Whether one likes Jackson or not, reading Shakedown one gets the sense that Timmerman dislikes him for much more than his bad traits--and that's where the popularity of this book becomes truly troubling. Timmerman can't stand anyone who's ever shaken Jackson's hand. He despises the civil rights "establishment." He hates Bill Clinton, the Chicago Theological Seminary, African and African-American leaders of every political stripe, hippies, bleeding hearts and the NAACP. Just for extra wallop, every chapter or so he lumps them all together with Lenin, Castro, Hitler, Stalin, socialist "plants," radical "functionaries," card-carrying members of the Communist party as well as motley others "who are, unquestionably, enemies of the United States."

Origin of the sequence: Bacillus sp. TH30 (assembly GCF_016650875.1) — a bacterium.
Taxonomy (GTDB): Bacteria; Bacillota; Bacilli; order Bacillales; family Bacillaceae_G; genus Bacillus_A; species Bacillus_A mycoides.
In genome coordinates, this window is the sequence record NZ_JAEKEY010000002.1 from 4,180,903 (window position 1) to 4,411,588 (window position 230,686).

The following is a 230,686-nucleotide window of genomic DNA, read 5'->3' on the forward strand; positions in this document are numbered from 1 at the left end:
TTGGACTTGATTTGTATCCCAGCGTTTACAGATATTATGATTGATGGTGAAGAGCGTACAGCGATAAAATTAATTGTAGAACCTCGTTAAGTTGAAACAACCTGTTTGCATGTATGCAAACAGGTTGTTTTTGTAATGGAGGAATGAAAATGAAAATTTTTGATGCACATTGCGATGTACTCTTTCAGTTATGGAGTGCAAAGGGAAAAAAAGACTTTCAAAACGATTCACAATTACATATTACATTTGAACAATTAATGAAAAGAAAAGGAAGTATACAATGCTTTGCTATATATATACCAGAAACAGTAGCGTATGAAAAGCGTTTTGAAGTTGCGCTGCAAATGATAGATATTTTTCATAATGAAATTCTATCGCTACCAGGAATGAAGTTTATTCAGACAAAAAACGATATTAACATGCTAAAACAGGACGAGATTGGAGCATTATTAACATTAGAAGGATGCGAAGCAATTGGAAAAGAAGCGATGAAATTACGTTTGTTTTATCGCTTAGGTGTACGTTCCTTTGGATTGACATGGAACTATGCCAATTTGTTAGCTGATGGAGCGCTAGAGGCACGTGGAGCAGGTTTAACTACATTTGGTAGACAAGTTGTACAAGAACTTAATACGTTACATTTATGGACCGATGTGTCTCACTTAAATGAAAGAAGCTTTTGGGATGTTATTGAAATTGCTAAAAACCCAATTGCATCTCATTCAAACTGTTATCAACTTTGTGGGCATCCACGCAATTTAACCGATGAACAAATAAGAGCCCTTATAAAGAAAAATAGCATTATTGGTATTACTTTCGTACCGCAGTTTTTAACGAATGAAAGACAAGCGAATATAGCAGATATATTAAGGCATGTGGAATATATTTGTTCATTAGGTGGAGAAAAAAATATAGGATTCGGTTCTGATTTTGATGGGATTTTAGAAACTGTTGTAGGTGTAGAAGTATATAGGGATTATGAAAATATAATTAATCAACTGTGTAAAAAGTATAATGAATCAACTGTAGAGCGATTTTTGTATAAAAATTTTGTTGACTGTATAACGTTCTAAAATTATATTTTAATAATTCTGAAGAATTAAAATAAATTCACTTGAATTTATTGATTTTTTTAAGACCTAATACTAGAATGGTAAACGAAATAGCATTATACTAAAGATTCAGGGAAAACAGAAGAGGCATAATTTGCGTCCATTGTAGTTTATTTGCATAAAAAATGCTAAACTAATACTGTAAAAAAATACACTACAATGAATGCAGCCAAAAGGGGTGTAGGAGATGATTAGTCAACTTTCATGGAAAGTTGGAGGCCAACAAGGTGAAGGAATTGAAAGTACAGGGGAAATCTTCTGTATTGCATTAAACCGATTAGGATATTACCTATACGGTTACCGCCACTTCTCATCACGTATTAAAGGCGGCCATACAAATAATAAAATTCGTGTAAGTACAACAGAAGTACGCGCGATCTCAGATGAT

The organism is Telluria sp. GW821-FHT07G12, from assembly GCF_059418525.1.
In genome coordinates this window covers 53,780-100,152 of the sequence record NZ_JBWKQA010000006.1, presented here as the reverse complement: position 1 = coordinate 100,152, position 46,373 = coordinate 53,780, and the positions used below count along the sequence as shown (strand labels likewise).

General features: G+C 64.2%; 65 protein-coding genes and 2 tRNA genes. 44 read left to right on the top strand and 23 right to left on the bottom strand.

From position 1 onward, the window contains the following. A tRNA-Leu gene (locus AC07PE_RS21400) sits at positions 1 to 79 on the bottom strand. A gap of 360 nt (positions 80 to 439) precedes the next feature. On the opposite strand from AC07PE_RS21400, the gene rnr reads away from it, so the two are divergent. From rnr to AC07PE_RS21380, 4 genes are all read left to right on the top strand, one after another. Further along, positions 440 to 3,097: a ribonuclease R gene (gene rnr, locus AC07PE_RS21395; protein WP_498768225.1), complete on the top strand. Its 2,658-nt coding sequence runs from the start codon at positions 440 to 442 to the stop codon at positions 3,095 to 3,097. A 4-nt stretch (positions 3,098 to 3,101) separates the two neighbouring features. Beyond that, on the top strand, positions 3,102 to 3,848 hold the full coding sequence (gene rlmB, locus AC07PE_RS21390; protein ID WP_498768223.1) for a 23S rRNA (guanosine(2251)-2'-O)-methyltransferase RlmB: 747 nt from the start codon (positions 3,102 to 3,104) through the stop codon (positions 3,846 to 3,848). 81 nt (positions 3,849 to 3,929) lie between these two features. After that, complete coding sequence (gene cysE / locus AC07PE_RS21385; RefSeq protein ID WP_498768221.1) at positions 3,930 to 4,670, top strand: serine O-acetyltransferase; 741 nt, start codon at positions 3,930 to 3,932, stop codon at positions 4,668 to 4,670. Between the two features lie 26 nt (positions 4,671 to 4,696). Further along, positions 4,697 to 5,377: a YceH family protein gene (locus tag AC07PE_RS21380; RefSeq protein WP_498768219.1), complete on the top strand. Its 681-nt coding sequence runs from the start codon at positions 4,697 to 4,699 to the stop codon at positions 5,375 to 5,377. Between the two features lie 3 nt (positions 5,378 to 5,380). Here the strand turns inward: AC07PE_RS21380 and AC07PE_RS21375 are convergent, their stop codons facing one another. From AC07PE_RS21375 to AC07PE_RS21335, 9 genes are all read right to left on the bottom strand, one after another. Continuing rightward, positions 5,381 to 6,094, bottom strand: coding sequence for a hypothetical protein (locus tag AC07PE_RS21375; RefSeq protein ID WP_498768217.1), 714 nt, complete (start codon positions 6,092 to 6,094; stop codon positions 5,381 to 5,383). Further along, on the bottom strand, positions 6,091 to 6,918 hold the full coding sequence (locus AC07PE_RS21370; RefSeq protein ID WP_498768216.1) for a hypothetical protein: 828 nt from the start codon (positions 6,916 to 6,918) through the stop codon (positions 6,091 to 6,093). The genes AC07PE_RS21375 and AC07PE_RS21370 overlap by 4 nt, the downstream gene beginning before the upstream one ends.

Jackson's closest friends are, according to Timmerman, members of the Arab League, Louis Farrakhan, Yasir Arafat and Chicago street-gang members. No matter that some of those gang members bullied Jackson, engaging in true extortionary tactics; or, more poignantly, were kids to whom Jackson tried to extend his ministry of social action. The fact that some gang members were neighbors and family members, or the fact that numbers of them ended up in jail, including Jackson's own half-brother, is never evidence of the stresses, the sad scripts, the human loss of ghetto life; in this book, they're all just part of "Jesse's World." Based on association alone, street toughs become his accomplices, his cohorts, his henchmen. Timmerman writes that Jackson "boasted of his ties to the gangs: 'I get a lot of them to go to church.'" Boast it may be, but it is not the ordinary or fair understanding of "ties" to gangs. To describe it so implies something more sinister, suggests much more.